Simplest Way to Make Your Films More Interesting: Use 'Therefore' & 'But' Instead of 'And Then'
While Tony Zhou's most recent video essay is about creating better video essays, the lessons within are just as powerful for traditional storytelling. To advance your story in a more interesting way and keep the audience's attention, using "therefore" and "but" instead of "and then" can make a huge difference:
Orson Welles was clearly ahead of his time in a lot of ways, and F for Fake has a ton of fantastic lessons. While you might think taking advice from Trey Parker and Matt Stone of South Park is a little strange, they've been successful storytellers for nearly two decades now. It's one of the better pieces of storytelling advice I've come across, and it's also one of the simplest. It's really easy to just keep adding to your story with events that simply add up to: "and then this thing happened, and then this other thing happened." Stories can be much more interesting, however, when you're saying "therefore" and "but" between the events:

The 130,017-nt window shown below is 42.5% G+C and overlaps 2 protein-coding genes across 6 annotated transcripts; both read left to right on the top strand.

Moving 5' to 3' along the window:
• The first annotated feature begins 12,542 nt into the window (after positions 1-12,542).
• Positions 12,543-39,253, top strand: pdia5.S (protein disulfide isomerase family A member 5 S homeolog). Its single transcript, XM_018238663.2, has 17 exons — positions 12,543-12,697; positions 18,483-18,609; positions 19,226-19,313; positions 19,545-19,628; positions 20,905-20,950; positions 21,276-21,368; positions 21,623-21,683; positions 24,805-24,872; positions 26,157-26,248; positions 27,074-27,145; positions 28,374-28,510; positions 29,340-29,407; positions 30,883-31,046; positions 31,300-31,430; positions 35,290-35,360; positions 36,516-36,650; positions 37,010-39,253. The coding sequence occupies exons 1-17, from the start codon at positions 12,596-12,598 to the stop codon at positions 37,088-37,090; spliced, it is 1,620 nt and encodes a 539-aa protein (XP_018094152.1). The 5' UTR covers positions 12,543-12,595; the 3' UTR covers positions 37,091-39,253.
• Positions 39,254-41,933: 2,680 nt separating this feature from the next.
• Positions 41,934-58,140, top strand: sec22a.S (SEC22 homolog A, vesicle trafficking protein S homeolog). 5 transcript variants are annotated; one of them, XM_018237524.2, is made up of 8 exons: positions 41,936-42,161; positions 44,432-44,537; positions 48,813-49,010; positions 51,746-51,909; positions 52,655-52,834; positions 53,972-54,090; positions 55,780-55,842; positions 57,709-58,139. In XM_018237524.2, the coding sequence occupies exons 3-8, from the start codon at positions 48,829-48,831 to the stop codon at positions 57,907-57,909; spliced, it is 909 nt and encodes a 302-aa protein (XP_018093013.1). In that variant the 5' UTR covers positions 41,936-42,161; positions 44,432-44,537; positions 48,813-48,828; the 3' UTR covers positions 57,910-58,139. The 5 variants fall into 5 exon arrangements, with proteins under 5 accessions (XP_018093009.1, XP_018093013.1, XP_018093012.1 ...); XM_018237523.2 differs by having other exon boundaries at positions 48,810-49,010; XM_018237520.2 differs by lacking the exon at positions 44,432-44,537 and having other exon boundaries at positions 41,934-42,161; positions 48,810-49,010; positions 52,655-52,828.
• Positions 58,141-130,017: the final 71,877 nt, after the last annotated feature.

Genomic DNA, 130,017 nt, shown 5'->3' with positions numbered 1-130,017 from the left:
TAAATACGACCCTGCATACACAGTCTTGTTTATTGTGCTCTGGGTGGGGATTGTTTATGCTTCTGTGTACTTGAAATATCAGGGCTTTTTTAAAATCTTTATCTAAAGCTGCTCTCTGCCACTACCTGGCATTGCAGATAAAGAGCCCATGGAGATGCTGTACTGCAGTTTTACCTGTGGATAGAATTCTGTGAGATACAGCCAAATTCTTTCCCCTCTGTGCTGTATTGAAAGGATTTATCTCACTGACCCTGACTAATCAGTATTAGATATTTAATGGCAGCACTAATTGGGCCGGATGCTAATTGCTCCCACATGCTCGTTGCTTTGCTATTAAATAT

"But" or "therefore" gives you causation between each beat, and that's a story. Not "and then."
Here is the extended version of the NYU talk used in the Tony Zhou video essay:
They also talked about these storytelling techniques in much more detail in The Making of South Park: 6 Days to Air. Here's a clip from that:
Obviously good storytelling, in any form, is about more than just this technique, but it is one of the easiest ways to make sure that you're not just gluing scenes together that don't really belong, and therefore don't move your story forward.